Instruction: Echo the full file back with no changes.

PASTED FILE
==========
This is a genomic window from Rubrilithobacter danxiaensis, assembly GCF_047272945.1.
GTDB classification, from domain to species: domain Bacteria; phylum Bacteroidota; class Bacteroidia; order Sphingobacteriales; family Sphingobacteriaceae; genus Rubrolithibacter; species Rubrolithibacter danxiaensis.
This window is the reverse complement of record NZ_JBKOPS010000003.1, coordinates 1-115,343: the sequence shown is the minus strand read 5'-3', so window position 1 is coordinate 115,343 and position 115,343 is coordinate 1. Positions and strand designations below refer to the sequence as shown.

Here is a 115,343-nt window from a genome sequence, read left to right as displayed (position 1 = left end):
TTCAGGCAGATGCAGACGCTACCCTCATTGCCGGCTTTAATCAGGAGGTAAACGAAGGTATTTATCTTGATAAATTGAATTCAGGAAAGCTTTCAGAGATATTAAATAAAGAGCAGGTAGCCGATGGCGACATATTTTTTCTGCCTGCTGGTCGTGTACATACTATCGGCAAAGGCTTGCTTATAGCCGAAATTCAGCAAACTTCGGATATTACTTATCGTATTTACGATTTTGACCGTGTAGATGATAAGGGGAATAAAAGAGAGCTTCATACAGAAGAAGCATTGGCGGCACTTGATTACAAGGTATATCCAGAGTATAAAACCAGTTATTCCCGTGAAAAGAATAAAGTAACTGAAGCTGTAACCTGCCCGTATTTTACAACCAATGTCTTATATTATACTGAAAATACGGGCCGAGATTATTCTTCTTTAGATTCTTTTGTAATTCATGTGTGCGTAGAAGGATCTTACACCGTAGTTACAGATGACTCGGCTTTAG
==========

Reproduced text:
This is a genomic window from Rubrilithobacter danxiaensis, assembly GCF_047272945.1.
GTDB classification, from domain to species: domain Bacteria; phylum Bacteroidota; class Bacteroidia; order Sphingobacteriales; family Sphingobacteriaceae; genus Rubrolithibacter; species Rubrolithibacter danxiaensis.
This window is the reverse complement of record NZ_JBKOPS010000003.1, coordinates 1-115,343: the sequence shown is the minus strand read 5'-3', so window position 1 is coordinate 115,343 and position 115,343 is coordinate 1. Positions and strand designations below refer to the sequence as shown.

Here is a 115,343-nt window from a genome sequence, read left to right as displayed (position 1 = left end):
TTCAGGCAGATGCAGACGCTACCCTCATTGCCGGCTTTAATCAGGAGGTAAACGAAGGTATTTATCTTGATAAATTGAATTCAGGAAAGCTTTCAGAGATATTAAATAAAGAGCAGGTAGCCGATGGCGACATATTTTTTCTGCCTGCTGGTCGTGTACATACTATCGGCAAAGGCTTGCTTATAGCCGAAATTCAGCAAACTTCGGATATTACTTATCGTATTTACGATTTTGACCGTGTAGATGATAAGGGGAATAAAAGAGAGCTTCATACAGAAGAAGCATTGGCGGCACTTGATTACAAGGTATATCCAGAGTATAAAACCAGTTATTCCCGTGAAAAGAATAAAGTAACTGAAGCTGTAACCTGCCCGTATTTTACAACCAATGTCTTATATTATACTGAAAATACGGGCCGAGATTATTCTTCTTTAGATTCTTTTGTAATTCATGTGTGCGTAGAAGGATCTTACACCGTAGTTACAGATGACTCGGCTTTAG